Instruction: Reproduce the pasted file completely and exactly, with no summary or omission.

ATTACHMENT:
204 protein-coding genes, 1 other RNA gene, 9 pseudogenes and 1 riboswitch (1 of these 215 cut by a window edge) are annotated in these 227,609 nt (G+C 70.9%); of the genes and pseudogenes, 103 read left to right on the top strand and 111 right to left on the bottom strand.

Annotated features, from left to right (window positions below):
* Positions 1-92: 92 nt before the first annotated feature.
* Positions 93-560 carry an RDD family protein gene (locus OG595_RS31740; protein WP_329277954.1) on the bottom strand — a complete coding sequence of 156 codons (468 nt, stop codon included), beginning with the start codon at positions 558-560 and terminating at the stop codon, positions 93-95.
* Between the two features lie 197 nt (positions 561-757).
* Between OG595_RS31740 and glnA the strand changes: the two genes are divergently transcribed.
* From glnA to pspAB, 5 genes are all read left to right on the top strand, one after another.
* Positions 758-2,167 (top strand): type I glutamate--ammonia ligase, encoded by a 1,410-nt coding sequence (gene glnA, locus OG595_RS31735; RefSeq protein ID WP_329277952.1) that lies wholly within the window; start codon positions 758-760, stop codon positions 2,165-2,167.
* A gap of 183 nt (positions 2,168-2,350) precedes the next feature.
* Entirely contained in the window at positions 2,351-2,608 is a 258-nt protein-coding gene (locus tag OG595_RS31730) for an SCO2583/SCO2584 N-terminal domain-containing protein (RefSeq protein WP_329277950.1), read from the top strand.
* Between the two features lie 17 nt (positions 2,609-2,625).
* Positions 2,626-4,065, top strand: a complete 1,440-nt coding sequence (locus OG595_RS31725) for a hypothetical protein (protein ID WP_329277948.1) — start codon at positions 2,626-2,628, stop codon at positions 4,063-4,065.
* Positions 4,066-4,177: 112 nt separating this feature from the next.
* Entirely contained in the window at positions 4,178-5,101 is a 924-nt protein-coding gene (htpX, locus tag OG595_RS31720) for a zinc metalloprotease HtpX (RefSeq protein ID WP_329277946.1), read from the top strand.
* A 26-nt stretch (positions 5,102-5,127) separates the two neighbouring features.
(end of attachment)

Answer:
204 protein-coding genes, 1 other RNA gene, 9 pseudogenes and 1 riboswitch (1 of these 215 cut by a window edge) are annotated in these 227,609 nt (G+C 70.9%); of the genes and pseudogenes, 103 read left to right on the top strand and 111 right to left on the bottom strand.

Annotated features, from left to right (window positions below):
* Positions 1-92: 92 nt before the first annotated feature.
* Positions 93-560 carry an RDD family protein gene (locus OG595_RS31740; protein WP_329277954.1) on the bottom strand — a complete coding sequence of 156 codons (468 nt, stop codon included), beginning with the start codon at positions 558-560 and terminating at the stop codon, positions 93-95.
* Between the two features lie 197 nt (positions 561-757).
* Between OG595_RS31740 and glnA the strand changes: the two genes are divergently transcribed.
* From glnA to pspAB, 5 genes are all read left to right on the top strand, one after another.
* Positions 758-2,167 (top strand): type I glutamate--ammonia ligase, encoded by a 1,410-nt coding sequence (gene glnA, locus OG595_RS31735; RefSeq protein ID WP_329277952.1) that lies wholly within the window; start codon positions 758-760, stop codon positions 2,165-2,167.
* A gap of 183 nt (positions 2,168-2,350) precedes the next feature.
* Entirely contained in the window at positions 2,351-2,608 is a 258-nt protein-coding gene (locus tag OG595_RS31730) for an SCO2583/SCO2584 N-terminal domain-containing protein (RefSeq protein WP_329277950.1), read from the top strand.
* Between the two features lie 17 nt (positions 2,609-2,625).
* Positions 2,626-4,065, top strand: a complete 1,440-nt coding sequence (locus OG595_RS31725) for a hypothetical protein (protein ID WP_329277948.1) — start codon at positions 2,626-2,628, stop codon at positions 4,063-4,065.
* Positions 4,066-4,177: 112 nt separating this feature from the next.
* Entirely contained in the window at positions 4,178-5,101 is a 924-nt protein-coding gene (htpX, locus tag OG595_RS31720) for a zinc metalloprotease HtpX (RefSeq protein ID WP_329277946.1), read from the top strand.
* A 26-nt stretch (positions 5,102-5,127) separates the two neighbouring features.